- Oil imports increase the carbon footprint
- Imported Oil
- CO2 and trade
- What can we do to lower our carbon footprint now?
- Use an electric bike or pedal bike.
- Turn off your heat.
- Buy local products.
- Switch to a push mower.
- Use transit or electric vehicles.
- Choose petroleum-free cosmetics.
- Don’t buy plastic.
- Unplug your electronics
- Don’t buy fast fashion
- Use a clothesline.
- Tell your local MP you want more renewable energy sources for your community.
- Make it happen
Canadians consume 1.5 million barrels of oil a day on things such as heating, cooling, construction, and transportation. It underpins our economy and the lifestyle we love so much. If oil disappeared tomorrow the impact on our reality would devastate our existence. Could you imagine a world without Oil? It’s a long list of what we wouldn’t have if we didn’t have oil! Our lives have existed happily in the comforts of our homes, offices, and automobiles. The byproducts have given children millions of warm clothes and toys. It has given us the ability to reach the furthest corners of the world! But, now Science has warned us our carbon footprint has grown. The planet is warming. It’s a forbidden love affair and sh#%s getting real around here! We’ve been warned that we need to break up and move on but can we?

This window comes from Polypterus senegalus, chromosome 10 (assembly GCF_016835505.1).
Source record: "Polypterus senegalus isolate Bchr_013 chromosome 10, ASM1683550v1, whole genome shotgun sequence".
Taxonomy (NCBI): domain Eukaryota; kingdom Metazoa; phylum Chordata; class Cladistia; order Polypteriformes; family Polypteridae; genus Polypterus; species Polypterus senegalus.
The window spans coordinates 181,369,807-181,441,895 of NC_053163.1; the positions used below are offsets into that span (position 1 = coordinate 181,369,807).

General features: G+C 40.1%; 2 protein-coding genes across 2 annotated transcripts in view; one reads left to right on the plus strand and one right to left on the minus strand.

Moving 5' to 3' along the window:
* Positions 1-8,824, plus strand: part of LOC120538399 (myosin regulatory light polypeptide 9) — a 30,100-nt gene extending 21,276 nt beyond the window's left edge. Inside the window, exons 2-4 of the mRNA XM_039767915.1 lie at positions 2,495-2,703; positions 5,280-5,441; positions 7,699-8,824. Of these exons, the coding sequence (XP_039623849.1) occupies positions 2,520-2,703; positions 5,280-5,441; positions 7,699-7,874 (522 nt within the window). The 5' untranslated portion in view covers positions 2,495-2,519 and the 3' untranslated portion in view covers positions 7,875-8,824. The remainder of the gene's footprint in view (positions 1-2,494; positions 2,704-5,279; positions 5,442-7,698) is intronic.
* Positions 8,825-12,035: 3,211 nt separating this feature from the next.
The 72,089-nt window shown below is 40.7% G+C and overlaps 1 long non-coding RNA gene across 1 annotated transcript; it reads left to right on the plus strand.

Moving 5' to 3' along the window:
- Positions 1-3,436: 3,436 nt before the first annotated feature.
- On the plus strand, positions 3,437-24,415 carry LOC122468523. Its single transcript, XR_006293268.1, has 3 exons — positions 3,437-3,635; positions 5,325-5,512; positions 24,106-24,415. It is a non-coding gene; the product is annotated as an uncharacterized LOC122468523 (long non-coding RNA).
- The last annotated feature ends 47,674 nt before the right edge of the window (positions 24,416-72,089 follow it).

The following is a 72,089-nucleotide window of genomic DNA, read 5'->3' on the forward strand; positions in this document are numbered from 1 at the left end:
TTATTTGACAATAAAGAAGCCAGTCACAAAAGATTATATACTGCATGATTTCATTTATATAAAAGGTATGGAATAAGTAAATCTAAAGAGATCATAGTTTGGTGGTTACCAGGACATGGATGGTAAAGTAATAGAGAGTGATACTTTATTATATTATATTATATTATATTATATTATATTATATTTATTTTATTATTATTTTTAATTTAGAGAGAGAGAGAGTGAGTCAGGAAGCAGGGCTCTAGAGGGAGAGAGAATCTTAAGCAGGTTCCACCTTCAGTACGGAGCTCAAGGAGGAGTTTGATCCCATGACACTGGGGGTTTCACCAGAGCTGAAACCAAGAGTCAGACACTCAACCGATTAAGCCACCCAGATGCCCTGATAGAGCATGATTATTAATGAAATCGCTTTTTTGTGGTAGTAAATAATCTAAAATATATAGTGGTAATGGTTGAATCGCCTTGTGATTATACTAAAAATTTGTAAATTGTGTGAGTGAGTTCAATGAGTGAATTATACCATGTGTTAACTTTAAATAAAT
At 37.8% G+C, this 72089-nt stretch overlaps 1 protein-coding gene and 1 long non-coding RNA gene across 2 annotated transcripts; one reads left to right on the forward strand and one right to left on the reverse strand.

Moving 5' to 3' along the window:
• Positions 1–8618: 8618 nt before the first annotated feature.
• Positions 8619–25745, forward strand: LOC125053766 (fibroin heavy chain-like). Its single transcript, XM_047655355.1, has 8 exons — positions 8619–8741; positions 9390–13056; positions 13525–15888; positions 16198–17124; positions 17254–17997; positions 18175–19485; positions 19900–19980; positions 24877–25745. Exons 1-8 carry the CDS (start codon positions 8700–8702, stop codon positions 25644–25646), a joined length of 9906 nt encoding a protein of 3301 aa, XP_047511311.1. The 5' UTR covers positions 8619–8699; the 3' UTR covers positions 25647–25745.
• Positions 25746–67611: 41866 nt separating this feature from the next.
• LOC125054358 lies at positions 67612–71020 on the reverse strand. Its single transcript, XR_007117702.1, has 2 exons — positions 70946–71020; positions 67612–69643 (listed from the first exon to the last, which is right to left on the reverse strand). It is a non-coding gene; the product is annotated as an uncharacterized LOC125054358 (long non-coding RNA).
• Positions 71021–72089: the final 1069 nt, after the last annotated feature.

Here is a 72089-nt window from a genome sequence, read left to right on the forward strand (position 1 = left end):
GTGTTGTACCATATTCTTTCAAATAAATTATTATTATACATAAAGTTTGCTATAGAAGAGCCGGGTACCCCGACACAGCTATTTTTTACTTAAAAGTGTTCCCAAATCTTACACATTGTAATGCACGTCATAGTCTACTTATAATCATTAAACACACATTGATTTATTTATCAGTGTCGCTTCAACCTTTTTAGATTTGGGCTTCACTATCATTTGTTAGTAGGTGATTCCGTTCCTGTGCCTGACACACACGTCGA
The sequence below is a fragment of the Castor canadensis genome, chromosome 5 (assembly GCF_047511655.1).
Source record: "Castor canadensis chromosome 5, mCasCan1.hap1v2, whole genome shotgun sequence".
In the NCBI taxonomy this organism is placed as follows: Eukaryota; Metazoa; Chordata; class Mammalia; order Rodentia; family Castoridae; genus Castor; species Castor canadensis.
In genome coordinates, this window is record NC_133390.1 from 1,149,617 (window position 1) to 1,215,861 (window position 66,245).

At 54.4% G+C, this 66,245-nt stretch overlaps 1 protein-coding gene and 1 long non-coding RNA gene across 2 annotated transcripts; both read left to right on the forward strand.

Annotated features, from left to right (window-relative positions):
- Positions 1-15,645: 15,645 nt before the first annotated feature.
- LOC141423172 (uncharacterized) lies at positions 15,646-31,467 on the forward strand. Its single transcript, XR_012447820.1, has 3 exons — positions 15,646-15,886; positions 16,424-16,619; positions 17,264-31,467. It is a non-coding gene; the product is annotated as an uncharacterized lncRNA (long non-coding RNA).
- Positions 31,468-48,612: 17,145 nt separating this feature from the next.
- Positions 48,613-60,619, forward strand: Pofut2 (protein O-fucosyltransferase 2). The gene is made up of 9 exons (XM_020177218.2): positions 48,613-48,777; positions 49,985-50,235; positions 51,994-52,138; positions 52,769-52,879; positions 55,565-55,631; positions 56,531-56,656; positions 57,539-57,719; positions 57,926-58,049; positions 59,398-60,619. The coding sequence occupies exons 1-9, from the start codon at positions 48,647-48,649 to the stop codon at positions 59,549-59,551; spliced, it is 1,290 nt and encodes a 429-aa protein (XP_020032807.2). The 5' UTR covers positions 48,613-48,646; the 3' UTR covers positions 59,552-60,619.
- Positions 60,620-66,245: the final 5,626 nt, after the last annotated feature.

Oil imports increase the carbon footprint
Canada is one of the richest countries in the world. The Canadian population is small in comparison to many countries so there is no excuse. We should be able to find alternative ways to get our fuel. But, Canada exports 3 million barrels of crude oil per day to the U.S to refine. Then we import 635,000 barrels back from them. We have the potential to provide ourselves with our own oil. So why do we import oil if there are enough resources for our needs each day?
The Canadian government states, Canada is the 4th Oil producer in the world. Seriously this is like a Baker selling bread but not eating what he makes! Instead, he buys bread from across the street! Smart conscious consumers shop local. Neighborhood businesses rely on support from the community around them. Yet the federal government doesn’t rule by the same fundamentals.
So, which country is benefiting from Canadian Oil imports? The majority comes from the USA followed by Saudi Arabia, Iraq, Norway, Angola, and Mexico. Even though, there are 14 operating refineries across Canada. These refineries are capable of refining up to 1.9 million barrels a day. The reason Canadian refineries import from other countries is simple. The refining plants were built in a time when light crude oil was abundant. The oil sands which account for 96% of Canada’s crude oil is considered heavy crude oil. The Eastern Atlantic refineries are outdated and the plants need retrofitting.